It’s also important to follow your usual routine while microdosing. The purpose is to enhance your day-to-day existence by integrating microdoses into your routine, so don’t change what you normally do. However, when you try microdosing for the first time, take a day off from work and social commitments. This will give you a chance to notice any unusual effects before microdosing in a more public situation.
While it may seem like you would only feel the effects of the microdose on the days you actually take it, try to observe the effect on the two days between doses, too. Many people perceive increased feelings of flow, creativity, and energy the day after they microdose in addition to the day of microdosing.
If you find the effects becoming stronger each time at the same dose, this may be a sign that ibogaine is accumulating in the liver as noribogaine and you need to slow down or take a break.
Iboga interacts with several neurotransmitter systems simultaneously with its highest affinity being for the sigma-2 receptor. It has a moderate affinity for opioid receptors and a moderate-to-low affinity for serotonin receptors. 
Iboga is metabolized by the body into noribogaine, which acts to increase the availability of serotonin in the brain.
Interactions with other drugs
Iboga is metabolized in part by the awkwardly named enzyme cytochrome P4502D6, which is involved in the metabolism of a whole host of other medications and chemicals in the body. That means the list of ibogaine’s dangerous interactions is long.
The risk of experiencing cardiac complications or other dangerous side effects increases when ibogaine is taken in conjunction with antiarrhythmic drugs, anti-depressants, anti-psychotics, and more. Cardiac complications can also be triggered by foods containing bergamottin or bergamot oil, such as grapefruit juice, as well as a variety of other supplements and over-the-counter medications, including Prilosec (Omeprazole), some gastric disorder drugs, anti-fungal medications, HIV treatment drugs, and some antihistamines. This is by no means a complete list of dangerous interactions with ibogaine, and use of the drug should only be considered after proper medical screening and with proper medical support.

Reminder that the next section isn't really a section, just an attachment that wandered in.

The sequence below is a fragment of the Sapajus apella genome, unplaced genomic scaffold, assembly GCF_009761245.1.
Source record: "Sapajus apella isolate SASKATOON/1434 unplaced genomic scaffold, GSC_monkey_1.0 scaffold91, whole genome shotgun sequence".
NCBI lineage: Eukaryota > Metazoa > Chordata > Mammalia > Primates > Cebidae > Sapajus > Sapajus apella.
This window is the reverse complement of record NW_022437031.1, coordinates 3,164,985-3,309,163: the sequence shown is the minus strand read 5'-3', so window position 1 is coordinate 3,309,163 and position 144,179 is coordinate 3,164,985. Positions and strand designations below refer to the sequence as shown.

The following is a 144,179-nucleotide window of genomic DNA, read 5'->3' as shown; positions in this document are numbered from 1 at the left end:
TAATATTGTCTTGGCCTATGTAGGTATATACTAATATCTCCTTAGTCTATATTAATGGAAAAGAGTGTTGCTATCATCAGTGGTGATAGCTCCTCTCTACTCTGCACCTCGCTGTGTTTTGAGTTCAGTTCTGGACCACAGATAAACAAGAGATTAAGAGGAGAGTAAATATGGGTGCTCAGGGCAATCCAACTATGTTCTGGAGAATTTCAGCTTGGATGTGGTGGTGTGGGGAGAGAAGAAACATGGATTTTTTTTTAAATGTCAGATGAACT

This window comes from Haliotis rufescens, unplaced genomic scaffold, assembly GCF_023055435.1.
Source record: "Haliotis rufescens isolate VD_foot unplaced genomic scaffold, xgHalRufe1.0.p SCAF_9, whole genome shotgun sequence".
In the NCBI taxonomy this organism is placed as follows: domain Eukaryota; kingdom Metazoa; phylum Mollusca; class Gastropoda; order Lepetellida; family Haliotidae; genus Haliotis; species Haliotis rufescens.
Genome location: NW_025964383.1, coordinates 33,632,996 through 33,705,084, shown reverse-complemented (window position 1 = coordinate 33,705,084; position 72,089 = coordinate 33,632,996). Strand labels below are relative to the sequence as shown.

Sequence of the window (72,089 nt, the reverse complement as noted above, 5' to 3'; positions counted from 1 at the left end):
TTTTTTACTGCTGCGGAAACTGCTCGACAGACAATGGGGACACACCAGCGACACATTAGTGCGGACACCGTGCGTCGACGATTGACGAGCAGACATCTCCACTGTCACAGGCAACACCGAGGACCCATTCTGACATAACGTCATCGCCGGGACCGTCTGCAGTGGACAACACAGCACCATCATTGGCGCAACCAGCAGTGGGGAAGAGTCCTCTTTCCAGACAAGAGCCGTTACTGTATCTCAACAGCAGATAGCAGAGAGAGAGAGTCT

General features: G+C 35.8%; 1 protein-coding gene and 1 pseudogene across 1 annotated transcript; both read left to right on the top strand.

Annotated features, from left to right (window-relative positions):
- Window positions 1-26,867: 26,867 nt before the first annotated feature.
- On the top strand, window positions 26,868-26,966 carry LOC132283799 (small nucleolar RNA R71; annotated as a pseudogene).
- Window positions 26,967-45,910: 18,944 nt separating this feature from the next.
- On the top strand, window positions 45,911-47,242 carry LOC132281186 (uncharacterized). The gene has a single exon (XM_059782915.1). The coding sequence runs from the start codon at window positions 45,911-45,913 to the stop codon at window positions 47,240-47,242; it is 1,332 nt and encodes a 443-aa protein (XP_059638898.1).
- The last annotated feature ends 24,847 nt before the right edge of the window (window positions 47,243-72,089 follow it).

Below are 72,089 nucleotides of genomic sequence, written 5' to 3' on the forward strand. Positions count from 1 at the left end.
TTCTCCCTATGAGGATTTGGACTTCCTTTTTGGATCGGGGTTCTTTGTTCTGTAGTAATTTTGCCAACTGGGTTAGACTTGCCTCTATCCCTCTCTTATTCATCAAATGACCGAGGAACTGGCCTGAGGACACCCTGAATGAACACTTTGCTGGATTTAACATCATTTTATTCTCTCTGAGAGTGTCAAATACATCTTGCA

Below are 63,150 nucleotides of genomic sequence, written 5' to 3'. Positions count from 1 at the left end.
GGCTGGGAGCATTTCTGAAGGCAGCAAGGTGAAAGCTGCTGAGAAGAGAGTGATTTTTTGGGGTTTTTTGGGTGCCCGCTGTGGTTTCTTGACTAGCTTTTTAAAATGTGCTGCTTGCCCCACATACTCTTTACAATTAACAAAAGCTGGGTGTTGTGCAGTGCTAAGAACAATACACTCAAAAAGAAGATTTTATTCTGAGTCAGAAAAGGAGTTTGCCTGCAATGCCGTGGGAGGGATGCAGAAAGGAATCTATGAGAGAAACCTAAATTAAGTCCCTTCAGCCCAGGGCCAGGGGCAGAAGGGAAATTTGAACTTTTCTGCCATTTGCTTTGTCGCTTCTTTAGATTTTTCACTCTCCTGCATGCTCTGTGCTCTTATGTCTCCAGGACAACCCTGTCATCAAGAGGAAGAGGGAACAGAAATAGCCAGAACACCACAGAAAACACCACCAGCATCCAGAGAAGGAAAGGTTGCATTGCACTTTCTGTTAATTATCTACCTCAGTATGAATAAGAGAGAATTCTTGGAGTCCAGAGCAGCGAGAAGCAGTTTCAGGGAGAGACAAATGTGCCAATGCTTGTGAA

The science of microdosing
While there has been some recent research on microdosing, we know a lot more about what large doses of psychedelics do to the brain.
Much of what we understand about how psychedelics work involves serotonin, a chemical that is among the brain’s most important neurotransmitters. Serotonin affects nearly everything we do, from how we feel to how we process information. It keeps our brains ticking.
Much like other classical psychedelics (including LSD), psilocybin, psilocin, and 4-AcO-DMT actually share a similar molecular structure to serotonin. So while SSRI (selective serotonin reuptake inhibitor) antidepressants work to alleviate low mood by increasing serotonin levels in the brain, 4-AcO-DMT would be expected to work more directly by actually mimicking serotonin itself, and stimulating serotonin receptors.
The stimulation of the 5-HT2A receptor in particular has two very important results:
- The production of “Brain Derived Neurotrophic Factor” (BDNF). BDNF is “like Miracle-Gro for your brain. It stimulates growth, connections, and activity.” 
- The increased transmission of “Glutamate.” Glutamate is the neurotransmitter most responsible for brain functions like cognition, learning, and memory. 
Glutamate and BDNF work together in ways we’re still investigating, but it has become clear that having more of each leads to many of the benefits we seek from microdosing.